What's the straight dope on crowdsourcing? Is it really illegal in The USA?

The company that runs one of my favorite video games is currently running a crowdsourcing fundraiser that will allow people to become part owner in the company. Reading the companies pitch, however, reveals that this opportunity is not available to people in the USA, Canada, or Japan. Why would the chance to buy ownership in a company be illegal? Is there some dangers involved in the practice that has led to these governments outlawing the practice? This particular company is based in the UK and I can attest that it’s not some kind of fly by night operation.

Because they are selling an investment, and that is heavily regulated to ensure the money you invest is handled correctly.

Only recently did the FTC pass rules allowing crowdsourcing at all, and no doubt there are onerous restrictions and various costs in order to comply.

See here : https://www.ftc.gov/news-events/audio-video/video/fintech-series-crowdfunding-peer-peer-payments-part-2

Someone may not understand the risks involved since it’s an investment transaction that is not made under SEC regulations.

“Crowdfunding” as it’s called in the U.S. is legal here. SEC rules permitting companies to raise money from the general public became operative in 2016.


The trick is that there are very specific rules for a company raising money this way.


I’m not an expert on the British equivalent of crowdfunding rules but my guess is that it’s somewhere between difficult and impossible to comply simultaneously with both U.S. and British rules for the same offering. For example, U.S. crowdfunding offerings must all be made on a U.S.-registered funding portal or by a U.S.-registered broker-dealer. If the British authorities require a British-registered funding portal, at the very least, you would need to use a funding portal that was registered in both countries to make the offering available in both countries. There might not be any funding portals registered in both countries.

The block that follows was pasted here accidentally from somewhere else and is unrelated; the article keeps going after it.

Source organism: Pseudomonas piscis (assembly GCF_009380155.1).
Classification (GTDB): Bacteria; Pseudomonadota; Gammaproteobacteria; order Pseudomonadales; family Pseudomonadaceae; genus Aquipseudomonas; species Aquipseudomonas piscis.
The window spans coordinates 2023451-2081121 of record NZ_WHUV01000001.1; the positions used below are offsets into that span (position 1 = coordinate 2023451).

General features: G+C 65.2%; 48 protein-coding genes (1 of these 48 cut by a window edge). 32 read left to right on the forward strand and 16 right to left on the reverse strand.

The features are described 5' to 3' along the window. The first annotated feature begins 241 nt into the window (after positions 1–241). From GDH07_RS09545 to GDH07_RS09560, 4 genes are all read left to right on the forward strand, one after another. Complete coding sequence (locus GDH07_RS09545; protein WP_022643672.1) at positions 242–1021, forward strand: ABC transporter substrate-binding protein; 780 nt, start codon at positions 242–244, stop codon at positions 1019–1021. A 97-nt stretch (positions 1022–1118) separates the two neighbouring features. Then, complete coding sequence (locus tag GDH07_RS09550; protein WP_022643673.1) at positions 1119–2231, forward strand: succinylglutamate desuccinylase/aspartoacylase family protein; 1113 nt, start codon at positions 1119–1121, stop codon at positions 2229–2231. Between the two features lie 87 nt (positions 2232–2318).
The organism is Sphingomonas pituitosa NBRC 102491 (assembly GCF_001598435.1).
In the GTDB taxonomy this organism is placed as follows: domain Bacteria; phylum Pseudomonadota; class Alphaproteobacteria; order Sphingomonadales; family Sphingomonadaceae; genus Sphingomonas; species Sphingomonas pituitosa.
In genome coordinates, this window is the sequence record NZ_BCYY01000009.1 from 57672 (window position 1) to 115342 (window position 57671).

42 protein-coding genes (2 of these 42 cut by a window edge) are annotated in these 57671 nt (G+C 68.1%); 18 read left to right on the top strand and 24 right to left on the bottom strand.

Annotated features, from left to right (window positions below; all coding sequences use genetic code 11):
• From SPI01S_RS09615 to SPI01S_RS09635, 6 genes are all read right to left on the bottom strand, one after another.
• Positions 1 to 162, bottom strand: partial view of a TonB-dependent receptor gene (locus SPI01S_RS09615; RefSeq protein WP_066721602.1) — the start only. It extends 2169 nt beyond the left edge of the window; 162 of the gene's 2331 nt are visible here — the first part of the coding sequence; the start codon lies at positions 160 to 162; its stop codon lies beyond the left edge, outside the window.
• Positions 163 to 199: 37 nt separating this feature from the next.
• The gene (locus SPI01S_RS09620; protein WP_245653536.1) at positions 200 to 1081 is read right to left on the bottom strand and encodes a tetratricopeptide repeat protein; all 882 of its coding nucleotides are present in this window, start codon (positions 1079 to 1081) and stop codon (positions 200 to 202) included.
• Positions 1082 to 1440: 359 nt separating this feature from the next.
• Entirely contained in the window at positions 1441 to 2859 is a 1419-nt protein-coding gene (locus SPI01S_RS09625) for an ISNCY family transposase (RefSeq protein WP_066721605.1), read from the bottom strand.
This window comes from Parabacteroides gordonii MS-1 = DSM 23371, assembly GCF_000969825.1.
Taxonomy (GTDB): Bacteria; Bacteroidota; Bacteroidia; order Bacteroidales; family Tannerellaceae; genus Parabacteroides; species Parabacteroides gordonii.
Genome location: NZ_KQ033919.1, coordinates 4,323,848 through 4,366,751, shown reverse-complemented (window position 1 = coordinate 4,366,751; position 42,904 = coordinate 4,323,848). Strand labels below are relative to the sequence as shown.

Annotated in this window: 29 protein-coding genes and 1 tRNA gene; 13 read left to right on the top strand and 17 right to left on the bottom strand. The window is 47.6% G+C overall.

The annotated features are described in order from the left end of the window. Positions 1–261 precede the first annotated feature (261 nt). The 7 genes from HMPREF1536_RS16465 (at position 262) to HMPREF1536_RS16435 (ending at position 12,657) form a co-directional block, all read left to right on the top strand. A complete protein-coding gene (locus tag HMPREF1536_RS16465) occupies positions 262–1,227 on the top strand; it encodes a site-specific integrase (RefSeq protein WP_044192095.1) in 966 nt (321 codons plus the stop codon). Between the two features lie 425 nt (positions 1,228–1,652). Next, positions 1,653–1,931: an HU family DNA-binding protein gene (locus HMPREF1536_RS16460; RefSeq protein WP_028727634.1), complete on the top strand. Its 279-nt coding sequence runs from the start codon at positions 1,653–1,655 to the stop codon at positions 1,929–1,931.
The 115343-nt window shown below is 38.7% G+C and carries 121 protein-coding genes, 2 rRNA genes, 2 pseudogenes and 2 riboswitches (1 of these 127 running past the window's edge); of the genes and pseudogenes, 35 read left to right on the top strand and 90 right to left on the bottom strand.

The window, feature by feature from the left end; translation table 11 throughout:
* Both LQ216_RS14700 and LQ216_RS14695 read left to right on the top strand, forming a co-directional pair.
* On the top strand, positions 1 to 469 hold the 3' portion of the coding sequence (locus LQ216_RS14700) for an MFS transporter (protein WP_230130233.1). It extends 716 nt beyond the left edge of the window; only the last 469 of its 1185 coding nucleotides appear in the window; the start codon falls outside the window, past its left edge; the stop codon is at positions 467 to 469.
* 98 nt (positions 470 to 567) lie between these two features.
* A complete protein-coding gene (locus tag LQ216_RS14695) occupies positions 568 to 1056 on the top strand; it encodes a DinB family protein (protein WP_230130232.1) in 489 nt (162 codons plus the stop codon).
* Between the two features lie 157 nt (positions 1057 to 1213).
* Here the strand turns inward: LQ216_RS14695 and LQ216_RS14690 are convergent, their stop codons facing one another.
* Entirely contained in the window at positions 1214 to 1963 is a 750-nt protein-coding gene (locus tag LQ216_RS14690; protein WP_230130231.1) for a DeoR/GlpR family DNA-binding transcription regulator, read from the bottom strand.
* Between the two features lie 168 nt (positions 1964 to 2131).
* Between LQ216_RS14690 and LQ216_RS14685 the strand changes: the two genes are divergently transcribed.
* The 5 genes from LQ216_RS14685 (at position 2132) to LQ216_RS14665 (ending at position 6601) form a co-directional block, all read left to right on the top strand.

If the company can raise enough money from investors outside the U.S, Japan and Canada, it might not be worth the hassle of complying with those countries’ laws to add a few more investors.

a preorder of a yet undeveloped game or product on kickstarter vs. an ownership stake in a company are very different things.

It depends on what the punter is getting in return for the amount they subscribe.

If what the promoter is offering is company securities (“allow people to become part owner in the company”) then, yeah, the selling of securities to the public is a highly-regulated activity, and the promoter may not care to comply with the regulatory requirements in one or more markets, so he won’t sell to subscribers in those markets.

If all the promoter is offering is, in effect, advance purchase of some gizmo still in development, or some product whose manufacture will be financed with the subscribers’ funds, that’s a whole different regulatory ballgame. You’re not soliciting investment in securities, you’re selling consumer products.